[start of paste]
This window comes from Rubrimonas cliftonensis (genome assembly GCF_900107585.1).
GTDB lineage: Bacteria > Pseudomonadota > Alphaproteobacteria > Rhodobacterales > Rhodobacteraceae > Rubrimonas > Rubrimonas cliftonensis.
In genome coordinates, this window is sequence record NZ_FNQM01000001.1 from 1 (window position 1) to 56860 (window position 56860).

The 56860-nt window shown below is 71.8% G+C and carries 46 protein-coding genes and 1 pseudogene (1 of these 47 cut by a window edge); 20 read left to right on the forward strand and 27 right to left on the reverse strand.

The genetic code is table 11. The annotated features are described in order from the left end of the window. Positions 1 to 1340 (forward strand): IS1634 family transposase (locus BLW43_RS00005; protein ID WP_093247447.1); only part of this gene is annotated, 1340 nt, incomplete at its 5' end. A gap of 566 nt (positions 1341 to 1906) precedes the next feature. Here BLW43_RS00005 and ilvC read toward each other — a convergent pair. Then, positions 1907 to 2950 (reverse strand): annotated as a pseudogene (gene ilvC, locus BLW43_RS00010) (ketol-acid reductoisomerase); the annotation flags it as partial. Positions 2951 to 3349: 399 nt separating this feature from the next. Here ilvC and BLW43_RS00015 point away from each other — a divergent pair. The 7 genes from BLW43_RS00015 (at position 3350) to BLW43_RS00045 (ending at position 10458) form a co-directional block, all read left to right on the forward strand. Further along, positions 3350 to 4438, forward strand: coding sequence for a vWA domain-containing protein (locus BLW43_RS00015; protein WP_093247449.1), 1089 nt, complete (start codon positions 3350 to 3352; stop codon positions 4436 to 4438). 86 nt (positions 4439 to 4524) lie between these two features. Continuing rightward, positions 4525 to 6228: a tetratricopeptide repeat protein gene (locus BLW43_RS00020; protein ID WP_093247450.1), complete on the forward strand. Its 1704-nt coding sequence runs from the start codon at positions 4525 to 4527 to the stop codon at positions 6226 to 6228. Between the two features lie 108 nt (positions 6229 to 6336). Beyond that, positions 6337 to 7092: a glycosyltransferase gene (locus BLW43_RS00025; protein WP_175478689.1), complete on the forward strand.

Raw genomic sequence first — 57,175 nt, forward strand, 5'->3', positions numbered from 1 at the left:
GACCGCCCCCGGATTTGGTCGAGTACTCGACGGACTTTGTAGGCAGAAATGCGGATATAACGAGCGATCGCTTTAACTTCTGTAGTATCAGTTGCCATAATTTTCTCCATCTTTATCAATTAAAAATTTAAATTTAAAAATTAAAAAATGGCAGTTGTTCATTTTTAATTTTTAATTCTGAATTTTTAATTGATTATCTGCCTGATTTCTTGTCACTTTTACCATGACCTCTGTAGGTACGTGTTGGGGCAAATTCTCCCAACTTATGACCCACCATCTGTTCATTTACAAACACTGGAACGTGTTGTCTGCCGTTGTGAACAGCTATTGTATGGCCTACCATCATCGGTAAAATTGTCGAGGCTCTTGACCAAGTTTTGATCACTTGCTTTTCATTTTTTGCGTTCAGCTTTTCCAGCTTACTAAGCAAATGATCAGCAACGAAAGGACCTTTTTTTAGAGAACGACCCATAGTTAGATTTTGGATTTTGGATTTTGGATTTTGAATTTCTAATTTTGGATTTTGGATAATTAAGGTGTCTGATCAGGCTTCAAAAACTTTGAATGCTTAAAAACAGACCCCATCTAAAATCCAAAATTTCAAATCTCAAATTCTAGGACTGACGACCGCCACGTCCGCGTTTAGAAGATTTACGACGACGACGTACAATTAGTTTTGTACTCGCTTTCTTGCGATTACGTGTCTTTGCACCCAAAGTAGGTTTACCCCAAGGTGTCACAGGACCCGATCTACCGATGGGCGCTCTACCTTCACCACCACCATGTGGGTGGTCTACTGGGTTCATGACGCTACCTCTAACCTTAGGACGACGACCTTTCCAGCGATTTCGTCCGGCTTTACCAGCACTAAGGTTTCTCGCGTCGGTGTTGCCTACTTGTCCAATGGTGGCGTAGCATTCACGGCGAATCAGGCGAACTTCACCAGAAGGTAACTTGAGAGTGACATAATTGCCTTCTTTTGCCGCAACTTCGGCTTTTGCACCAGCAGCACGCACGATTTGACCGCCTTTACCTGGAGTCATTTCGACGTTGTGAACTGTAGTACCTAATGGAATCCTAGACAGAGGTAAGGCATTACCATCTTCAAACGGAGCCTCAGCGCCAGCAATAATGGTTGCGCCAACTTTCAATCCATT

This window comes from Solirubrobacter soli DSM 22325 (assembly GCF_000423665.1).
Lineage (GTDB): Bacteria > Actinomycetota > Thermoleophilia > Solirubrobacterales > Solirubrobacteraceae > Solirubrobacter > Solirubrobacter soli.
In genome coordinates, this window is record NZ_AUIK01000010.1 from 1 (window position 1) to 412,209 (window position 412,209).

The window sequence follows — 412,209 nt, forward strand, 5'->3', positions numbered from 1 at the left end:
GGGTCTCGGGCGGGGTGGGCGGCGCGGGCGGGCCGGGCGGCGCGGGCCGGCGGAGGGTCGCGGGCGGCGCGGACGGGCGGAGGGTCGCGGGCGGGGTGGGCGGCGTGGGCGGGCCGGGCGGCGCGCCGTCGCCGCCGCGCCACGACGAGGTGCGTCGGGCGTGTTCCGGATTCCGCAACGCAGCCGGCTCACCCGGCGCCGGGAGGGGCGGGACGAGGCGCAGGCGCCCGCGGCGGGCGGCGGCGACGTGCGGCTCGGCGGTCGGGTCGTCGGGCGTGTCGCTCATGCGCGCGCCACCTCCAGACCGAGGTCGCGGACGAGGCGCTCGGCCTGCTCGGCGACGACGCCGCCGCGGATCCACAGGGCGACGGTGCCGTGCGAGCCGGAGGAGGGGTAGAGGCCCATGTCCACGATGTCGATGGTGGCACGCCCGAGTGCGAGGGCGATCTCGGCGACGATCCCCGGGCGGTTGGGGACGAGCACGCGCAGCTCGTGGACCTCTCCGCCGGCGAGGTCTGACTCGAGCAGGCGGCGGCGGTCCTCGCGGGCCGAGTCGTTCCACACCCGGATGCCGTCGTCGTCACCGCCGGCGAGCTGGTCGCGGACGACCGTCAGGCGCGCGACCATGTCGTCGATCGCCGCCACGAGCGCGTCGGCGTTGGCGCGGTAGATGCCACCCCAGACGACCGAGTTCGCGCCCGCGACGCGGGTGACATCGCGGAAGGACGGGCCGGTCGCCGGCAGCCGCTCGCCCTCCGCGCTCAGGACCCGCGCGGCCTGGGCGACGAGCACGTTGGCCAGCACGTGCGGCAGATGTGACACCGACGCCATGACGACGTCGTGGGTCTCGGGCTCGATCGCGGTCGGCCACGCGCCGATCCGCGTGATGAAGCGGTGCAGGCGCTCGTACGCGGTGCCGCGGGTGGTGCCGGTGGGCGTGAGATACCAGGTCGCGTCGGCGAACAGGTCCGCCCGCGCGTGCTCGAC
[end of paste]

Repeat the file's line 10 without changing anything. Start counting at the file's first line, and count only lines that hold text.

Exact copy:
In genome coordinates, this window is record NZ_AUIK01000010.1 from 1 (window position 1) to 412,209 (window position 412,209).